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Izumi Kuribayashi and Akikazu Kuribayashi have classified all groups of automorphisms of compact Riemann surfaces of genus 3,4,5. (J. Pure Applied Alg.65(3)-Sept.1990, and J. Alg.134(1) Oct.1990)

What are the other values of $g\geq 6$, for which a complete classification of automorphisms of compact Riemann surfaces of genus $g$ has been obtained? Can one suggest references for it, please?

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For specific $g$'s, I'm not sure. However, if you let the $g$'s vary, then any finite group possible. This goes back to Greenberg, I think [Ann. Math Studies vol 79]. –  Donu Arapura Mar 1 '11 at 11:59
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One may ask the analogous question for number fields. Fried and Kollár prove (Automorphism groups of algebraic number fields. Math. Z. 163 (1978), no. 2, 121–123) that every finite group occurs as the group of automorphisms of some number field. –  Chandan Singh Dalawat Mar 1 '11 at 12:08
    
@Dona: much work has been done in the following direction: (1)Given a finite group G, what are possible g's for which there is a Riemann surface of genus g on which G acts (2) For particular families of groups cyclic, abelian, solvable, nilpotent, metaabelian, dihedral, supersolvable, altenrating..), what is the least values of g,s.t G acts as an automorphism group of a genus g surface? (3) Also, for such families, sharper bounds on the orders of automorphism groups have been obtained. But I want to see classification of groups acting on surfaces of given genus g≥6 – Martin David 3 mins ago –  Martin David Mar 1 '11 at 12:15

2 Answers 2

As far as I know, one of the best references for your question is the book of Breuer

Characters and Automorphism Groups of Compact Riemann Surfaces.

It contains calculations for $2 \leq g \leq 48$. Many of them have been obtained by using the Computer Algebra System GAP.

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Some general remarks on your question: there is an algorithm which, for any $g$, will return a list of all automorphisms of a genus $g$ surface. I'll try to give one possible interpretation of what "list" might mean.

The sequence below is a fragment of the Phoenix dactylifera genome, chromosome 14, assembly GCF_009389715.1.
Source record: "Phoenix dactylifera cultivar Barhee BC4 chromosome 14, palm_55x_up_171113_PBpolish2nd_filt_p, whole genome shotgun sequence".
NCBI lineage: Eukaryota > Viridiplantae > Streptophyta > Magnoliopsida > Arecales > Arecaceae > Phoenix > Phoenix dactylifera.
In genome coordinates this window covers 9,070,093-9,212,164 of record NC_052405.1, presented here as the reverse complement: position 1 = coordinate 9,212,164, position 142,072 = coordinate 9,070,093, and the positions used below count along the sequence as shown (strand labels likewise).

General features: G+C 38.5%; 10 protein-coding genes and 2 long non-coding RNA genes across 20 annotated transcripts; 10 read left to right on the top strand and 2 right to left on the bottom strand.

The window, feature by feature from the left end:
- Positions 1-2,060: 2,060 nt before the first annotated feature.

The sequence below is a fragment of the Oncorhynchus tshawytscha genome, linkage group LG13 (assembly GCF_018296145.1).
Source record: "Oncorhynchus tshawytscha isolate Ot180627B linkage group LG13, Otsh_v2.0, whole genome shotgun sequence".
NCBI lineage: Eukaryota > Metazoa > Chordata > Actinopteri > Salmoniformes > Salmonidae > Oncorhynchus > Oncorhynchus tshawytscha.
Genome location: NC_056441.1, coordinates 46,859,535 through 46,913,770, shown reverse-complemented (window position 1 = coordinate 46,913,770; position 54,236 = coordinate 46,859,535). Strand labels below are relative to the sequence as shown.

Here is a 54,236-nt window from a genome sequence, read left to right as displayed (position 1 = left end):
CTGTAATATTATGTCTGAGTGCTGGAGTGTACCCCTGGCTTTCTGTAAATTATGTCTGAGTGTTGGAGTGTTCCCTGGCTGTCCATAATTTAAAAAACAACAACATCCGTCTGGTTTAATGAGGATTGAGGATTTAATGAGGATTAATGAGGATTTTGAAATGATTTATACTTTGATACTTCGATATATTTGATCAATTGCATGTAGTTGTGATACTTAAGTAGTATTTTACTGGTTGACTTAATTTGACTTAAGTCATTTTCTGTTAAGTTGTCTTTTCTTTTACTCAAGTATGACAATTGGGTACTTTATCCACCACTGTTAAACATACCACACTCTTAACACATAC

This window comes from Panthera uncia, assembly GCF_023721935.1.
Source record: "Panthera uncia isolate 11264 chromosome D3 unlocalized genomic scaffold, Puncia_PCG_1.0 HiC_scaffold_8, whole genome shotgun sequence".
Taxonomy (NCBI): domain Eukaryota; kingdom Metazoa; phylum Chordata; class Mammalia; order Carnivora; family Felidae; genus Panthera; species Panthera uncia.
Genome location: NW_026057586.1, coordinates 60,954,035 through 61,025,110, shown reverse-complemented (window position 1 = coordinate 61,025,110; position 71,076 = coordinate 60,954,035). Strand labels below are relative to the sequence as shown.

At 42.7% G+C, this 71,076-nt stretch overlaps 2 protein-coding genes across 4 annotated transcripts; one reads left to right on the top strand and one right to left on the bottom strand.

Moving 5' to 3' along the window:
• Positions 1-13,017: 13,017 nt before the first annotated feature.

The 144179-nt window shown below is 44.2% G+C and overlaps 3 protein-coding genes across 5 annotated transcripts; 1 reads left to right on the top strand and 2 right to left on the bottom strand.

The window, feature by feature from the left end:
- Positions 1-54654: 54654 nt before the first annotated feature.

By the Hurwitz estimate, one knows that any automorphism group of a genus $g$ surface is of order $\leq 84(g-1)$. Moreover, if this bound is sharp, then the quotient orbifold of the automorphism group is the $(2,3,7)$ triangle orbifold. To determine when this is realized, you may take the $(2,3,7)$ group, and try to find epimorphisms to finite groups of size $84(g-1)$ for which every (non-identity) torsion element is mapped non-trivially. The cover corresponding to the kernel of such an epimorphism is a surface of genus $g$. Larsen has used this observation to estimate how often Hurwitz's bound is achieved. In principle, for any given $g$, one could try to classify all groups of order $84(g-1)$ and then count epimomorphisms to these groups from the $(2,3,7)$ group by computing where the generators are sent. There are only finitely many conjugacy classes of torsion elements, so one may compute whether these epimorphisms map non-trivially on torsion. Two such epimorphisms will give the same cover if and only if the kernels are the same, which is again (in principle) computable (this follows because the $(2,3,7)$ triangle groups has no non-trivial outer automorphisms).

More generally, suppose one chooses an $a\leq 84(g-1)$. Then any group of order $a$ acting on a surface of genus $g$ gives a quotient orbifold of Euler characteristic $(2-2g)/a$. One may compute all orbifolds of this Euler characteristic, compute the fundamental groups, and compute all epimorphisms to groups of size $a$ (which are non-trivial on torsion). The automorphism groups acting on the genus $g$ surface associated to such epimorphisms of the quotient orbifold will be equivalent if and only if the the kernels of the epimorphisms are equivalent by an automorphism of the orbifold fundamental group (since inner automorphisms fix normal subgroups, one need only consider the outer automorphism group). This is in principle computable. There are finitely many triangulations of the quotient orbifold up to the action of the mapping class group, with vertices on the singular points of the orbifold (or one-vertex triangulations if the action is free). One may compute all possible such triangulations, up to combinatorial equivalence (the action of the mapping class group). Two epimorphisms of the same orbifold give rise to the same $g$ action if and only if the kernels of these epimorphisms are in the same orbit of the mapping class group action, which will occur if the triangulations agree for some choice of triangulation. One may navigate through all triangulations by doing Whitehead moves, to determine if two triangulations are equivalent.

So one possible answer to your question would be a list of orbifolds of Euler characteristic $(2-2g)/a$, $a\leq 84(g-1)$, together with epimorphisms of the orbifold fundamental groups to a group of order $a$ which are non-trivial on torsion. Using the described algorithms, one could ensure that this list had precisely one representative of each automorphism group. One could also try to express these as automorphisms of the surface by choosing a triangulation for the orbifold, and using this to get a tiling of the covering space together with the action of the group on this tiling. But I do not know of a canonical way to represent the automorphism group on a triangulation, unless the quotient is a nice rigid orbifold like a triangle or turnover orbifold.

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